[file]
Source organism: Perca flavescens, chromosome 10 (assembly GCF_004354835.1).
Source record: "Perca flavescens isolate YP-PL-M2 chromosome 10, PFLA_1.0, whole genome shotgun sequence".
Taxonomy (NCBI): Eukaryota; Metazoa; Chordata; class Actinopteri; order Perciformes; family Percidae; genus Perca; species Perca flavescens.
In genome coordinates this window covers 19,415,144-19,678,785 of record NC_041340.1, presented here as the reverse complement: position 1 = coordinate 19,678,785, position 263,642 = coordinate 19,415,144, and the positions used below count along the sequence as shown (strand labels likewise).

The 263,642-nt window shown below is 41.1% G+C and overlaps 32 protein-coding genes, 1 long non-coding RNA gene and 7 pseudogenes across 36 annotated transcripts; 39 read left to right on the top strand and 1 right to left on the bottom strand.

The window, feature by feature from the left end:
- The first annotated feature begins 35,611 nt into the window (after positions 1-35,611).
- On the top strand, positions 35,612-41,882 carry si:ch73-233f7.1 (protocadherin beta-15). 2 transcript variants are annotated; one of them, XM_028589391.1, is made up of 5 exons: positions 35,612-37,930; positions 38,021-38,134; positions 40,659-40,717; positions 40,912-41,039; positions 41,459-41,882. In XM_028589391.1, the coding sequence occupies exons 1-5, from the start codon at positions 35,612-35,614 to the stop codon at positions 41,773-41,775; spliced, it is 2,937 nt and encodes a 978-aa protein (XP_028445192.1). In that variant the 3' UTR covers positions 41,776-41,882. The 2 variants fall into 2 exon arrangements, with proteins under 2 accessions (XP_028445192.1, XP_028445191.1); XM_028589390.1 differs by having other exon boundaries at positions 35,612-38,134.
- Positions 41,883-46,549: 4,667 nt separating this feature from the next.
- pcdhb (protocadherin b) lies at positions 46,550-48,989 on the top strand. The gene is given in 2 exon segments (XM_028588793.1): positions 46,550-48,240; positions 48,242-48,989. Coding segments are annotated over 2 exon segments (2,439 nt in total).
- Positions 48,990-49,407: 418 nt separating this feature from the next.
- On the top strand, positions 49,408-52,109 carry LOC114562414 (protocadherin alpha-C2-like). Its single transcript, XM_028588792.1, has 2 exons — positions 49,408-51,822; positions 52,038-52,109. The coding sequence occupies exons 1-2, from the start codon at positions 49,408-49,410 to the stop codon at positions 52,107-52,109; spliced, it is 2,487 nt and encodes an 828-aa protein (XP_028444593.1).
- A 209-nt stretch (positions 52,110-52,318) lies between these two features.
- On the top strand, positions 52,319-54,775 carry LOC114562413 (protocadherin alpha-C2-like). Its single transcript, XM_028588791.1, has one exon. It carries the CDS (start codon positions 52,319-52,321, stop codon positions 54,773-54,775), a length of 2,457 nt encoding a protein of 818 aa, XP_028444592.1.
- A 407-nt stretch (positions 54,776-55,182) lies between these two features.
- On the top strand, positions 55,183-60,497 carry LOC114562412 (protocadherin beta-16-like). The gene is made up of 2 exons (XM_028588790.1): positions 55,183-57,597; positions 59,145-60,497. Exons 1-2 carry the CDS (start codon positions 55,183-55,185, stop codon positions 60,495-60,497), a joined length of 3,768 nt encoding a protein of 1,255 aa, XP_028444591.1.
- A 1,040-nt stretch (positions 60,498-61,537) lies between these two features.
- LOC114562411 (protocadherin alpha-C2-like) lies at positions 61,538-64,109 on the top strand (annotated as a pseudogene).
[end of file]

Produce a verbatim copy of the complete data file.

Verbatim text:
Source organism: Perca flavescens, chromosome 10 (assembly GCF_004354835.1).
Source record: "Perca flavescens isolate YP-PL-M2 chromosome 10, PFLA_1.0, whole genome shotgun sequence".
Taxonomy (NCBI): Eukaryota; Metazoa; Chordata; class Actinopteri; order Perciformes; family Percidae; genus Perca; species Perca flavescens.
In genome coordinates this window covers 19,415,144-19,678,785 of record NC_041340.1, presented here as the reverse complement: position 1 = coordinate 19,678,785, position 263,642 = coordinate 19,415,144, and the positions used below count along the sequence as shown (strand labels likewise).

The 263,642-nt window shown below is 41.1% G+C and overlaps 32 protein-coding genes, 1 long non-coding RNA gene and 7 pseudogenes across 36 annotated transcripts; 39 read left to right on the top strand and 1 right to left on the bottom strand.

The window, feature by feature from the left end:
- The first annotated feature begins 35,611 nt into the window (after positions 1-35,611).
- On the top strand, positions 35,612-41,882 carry si:ch73-233f7.1 (protocadherin beta-15). 2 transcript variants are annotated; one of them, XM_028589391.1, is made up of 5 exons: positions 35,612-37,930; positions 38,021-38,134; positions 40,659-40,717; positions 40,912-41,039; positions 41,459-41,882. In XM_028589391.1, the coding sequence occupies exons 1-5, from the start codon at positions 35,612-35,614 to the stop codon at positions 41,773-41,775; spliced, it is 2,937 nt and encodes a 978-aa protein (XP_028445192.1). In that variant the 3' UTR covers positions 41,776-41,882. The 2 variants fall into 2 exon arrangements, with proteins under 2 accessions (XP_028445192.1, XP_028445191.1); XM_028589390.1 differs by having other exon boundaries at positions 35,612-38,134.
- Positions 41,883-46,549: 4,667 nt separating this feature from the next.
- pcdhb (protocadherin b) lies at positions 46,550-48,989 on the top strand. The gene is given in 2 exon segments (XM_028588793.1): positions 46,550-48,240; positions 48,242-48,989. Coding segments are annotated over 2 exon segments (2,439 nt in total).
- Positions 48,990-49,407: 418 nt separating this feature from the next.
- On the top strand, positions 49,408-52,109 carry LOC114562414 (protocadherin alpha-C2-like). Its single transcript, XM_028588792.1, has 2 exons — positions 49,408-51,822; positions 52,038-52,109. The coding sequence occupies exons 1-2, from the start codon at positions 49,408-49,410 to the stop codon at positions 52,107-52,109; spliced, it is 2,487 nt and encodes an 828-aa protein (XP_028444593.1).
- A 209-nt stretch (positions 52,110-52,318) lies between these two features.
- On the top strand, positions 52,319-54,775 carry LOC114562413 (protocadherin alpha-C2-like). Its single transcript, XM_028588791.1, has one exon. It carries the CDS (start codon positions 52,319-52,321, stop codon positions 54,773-54,775), a length of 2,457 nt encoding a protein of 818 aa, XP_028444592.1.
- A 407-nt stretch (positions 54,776-55,182) lies between these two features.
- On the top strand, positions 55,183-60,497 carry LOC114562412 (protocadherin beta-16-like). The gene is made up of 2 exons (XM_028588790.1): positions 55,183-57,597; positions 59,145-60,497. Exons 1-2 carry the CDS (start codon positions 55,183-55,185, stop codon positions 60,495-60,497), a joined length of 3,768 nt encoding a protein of 1,255 aa, XP_028444591.1.
- A 1,040-nt stretch (positions 60,498-61,537) lies between these two features.
- LOC114562411 (protocadherin alpha-C2-like) lies at positions 61,538-64,109 on the top strand (annotated as a pseudogene).